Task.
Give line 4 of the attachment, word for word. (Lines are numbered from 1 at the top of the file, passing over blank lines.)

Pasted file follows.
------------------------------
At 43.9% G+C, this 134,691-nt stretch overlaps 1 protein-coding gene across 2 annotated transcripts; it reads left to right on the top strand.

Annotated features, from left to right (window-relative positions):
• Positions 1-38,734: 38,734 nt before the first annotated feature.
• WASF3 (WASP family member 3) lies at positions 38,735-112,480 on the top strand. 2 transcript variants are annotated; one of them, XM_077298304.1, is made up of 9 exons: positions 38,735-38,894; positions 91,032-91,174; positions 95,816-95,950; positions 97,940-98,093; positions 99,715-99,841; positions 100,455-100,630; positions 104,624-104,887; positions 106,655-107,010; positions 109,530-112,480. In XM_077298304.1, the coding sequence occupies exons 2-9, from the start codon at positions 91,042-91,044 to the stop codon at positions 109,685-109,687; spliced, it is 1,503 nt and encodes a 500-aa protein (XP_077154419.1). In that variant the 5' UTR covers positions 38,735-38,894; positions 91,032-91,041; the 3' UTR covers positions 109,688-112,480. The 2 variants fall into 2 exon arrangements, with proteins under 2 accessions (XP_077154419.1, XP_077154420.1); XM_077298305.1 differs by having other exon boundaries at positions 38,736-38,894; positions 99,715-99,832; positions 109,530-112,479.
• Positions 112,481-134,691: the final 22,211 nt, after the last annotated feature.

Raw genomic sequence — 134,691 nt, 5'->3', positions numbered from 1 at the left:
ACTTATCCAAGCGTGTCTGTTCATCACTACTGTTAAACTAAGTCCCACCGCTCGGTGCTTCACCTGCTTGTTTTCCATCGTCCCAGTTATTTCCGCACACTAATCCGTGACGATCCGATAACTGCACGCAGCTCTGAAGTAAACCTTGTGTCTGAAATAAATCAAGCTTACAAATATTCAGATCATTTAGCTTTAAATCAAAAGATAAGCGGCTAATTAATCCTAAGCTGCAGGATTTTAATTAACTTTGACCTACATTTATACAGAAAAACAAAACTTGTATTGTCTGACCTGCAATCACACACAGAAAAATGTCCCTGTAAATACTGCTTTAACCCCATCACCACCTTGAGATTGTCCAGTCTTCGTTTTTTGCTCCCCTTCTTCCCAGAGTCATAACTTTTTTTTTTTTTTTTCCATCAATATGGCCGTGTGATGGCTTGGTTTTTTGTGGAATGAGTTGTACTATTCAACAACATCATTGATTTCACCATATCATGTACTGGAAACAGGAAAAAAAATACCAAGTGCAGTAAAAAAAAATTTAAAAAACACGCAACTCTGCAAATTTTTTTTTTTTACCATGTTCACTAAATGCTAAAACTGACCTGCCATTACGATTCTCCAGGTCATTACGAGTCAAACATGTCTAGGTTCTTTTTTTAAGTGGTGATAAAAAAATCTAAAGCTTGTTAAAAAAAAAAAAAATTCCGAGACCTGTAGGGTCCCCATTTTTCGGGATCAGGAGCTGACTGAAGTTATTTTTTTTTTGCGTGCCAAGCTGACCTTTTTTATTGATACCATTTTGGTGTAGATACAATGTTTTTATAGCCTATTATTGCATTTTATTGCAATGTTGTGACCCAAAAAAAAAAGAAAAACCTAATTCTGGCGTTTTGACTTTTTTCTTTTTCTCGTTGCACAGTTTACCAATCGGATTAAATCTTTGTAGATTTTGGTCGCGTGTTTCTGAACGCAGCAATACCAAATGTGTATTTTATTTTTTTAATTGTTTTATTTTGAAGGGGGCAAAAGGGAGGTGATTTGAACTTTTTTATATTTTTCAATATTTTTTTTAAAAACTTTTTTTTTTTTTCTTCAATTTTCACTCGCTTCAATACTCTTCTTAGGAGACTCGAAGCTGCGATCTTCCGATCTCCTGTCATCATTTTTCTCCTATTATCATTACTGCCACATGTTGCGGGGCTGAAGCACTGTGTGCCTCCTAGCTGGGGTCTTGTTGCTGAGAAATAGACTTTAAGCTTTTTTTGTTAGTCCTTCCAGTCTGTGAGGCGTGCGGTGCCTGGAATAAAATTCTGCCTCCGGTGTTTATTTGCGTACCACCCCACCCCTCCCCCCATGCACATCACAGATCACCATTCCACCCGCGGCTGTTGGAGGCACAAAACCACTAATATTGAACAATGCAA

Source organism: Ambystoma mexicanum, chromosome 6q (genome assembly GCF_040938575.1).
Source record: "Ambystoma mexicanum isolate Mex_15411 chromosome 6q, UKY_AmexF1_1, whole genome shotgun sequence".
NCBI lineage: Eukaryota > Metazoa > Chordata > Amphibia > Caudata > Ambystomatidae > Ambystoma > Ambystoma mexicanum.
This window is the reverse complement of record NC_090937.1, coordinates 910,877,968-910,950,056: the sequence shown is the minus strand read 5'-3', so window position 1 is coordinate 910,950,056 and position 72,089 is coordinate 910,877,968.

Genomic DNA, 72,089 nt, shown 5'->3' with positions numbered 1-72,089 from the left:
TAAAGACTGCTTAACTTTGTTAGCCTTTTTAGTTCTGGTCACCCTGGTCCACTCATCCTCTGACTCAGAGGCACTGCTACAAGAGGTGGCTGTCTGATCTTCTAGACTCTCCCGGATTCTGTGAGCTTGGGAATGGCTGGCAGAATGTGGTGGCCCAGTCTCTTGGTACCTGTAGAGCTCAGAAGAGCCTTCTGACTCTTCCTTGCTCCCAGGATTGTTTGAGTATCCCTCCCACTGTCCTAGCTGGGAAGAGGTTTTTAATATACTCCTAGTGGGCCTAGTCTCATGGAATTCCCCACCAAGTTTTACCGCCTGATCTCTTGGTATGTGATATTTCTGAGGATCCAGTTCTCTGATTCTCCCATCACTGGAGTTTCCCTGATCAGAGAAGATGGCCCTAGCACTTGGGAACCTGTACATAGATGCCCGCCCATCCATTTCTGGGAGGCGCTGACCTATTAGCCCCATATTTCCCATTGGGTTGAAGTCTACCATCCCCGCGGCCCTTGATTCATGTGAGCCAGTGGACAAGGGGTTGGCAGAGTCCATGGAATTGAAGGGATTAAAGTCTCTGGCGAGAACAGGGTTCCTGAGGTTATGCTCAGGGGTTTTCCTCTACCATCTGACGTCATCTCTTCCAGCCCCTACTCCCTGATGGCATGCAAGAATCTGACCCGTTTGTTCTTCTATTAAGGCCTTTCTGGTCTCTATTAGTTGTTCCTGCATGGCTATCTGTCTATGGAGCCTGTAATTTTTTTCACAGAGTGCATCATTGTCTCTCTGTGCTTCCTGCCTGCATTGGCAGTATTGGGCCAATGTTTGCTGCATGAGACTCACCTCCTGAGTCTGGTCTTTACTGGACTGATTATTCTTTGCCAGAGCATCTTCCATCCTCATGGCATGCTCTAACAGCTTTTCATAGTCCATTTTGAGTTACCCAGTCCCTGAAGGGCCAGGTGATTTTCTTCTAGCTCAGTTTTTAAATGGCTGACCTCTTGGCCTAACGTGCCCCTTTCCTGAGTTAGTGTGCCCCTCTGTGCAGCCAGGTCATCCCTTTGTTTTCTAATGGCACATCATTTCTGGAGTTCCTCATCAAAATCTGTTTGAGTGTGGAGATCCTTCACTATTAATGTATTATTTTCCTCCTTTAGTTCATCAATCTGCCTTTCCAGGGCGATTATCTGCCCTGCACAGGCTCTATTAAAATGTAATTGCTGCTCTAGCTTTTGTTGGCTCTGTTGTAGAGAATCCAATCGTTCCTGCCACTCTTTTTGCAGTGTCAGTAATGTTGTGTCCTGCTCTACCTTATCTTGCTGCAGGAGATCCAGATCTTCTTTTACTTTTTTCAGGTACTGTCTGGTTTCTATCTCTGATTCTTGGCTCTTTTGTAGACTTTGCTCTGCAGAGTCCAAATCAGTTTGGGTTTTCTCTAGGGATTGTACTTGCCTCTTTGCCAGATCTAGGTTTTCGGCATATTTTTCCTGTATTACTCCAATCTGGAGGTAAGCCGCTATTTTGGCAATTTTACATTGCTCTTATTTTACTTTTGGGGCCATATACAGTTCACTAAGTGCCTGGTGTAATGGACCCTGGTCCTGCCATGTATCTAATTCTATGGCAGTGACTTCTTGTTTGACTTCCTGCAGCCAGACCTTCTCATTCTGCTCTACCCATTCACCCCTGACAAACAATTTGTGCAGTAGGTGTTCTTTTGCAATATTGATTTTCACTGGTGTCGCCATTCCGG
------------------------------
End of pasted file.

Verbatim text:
• WASF3 (WASP family member 3) lies at positions 38,735-112,480 on the top strand. 2 transcript variants are annotated; one of them, XM_077298304.1, is made up of 9 exons: positions 38,735-38,894; positions 91,032-91,174; positions 95,816-95,950; positions 97,940-98,093; positions 99,715-99,841; positions 100,455-100,630; positions 104,624-104,887; positions 106,655-107,010; positions 109,530-112,480. In XM_077298304.1, the coding sequence occupies exons 2-9, from the start codon at positions 91,042-91,044 to the stop codon at positions 109,685-109,687; spliced, it is 1,503 nt and encodes a 500-aa protein (XP_077154419.1). In that variant the 5' UTR covers positions 38,735-38,894; positions 91,032-91,041; the 3' UTR covers positions 109,688-112,480. The 2 variants fall into 2 exon arrangements, with proteins under 2 accessions (XP_077154419.1, XP_077154420.1); XM_077298305.1 differs by having other exon boundaries at positions 38,736-38,894; positions 99,715-99,832; positions 109,530-112,479.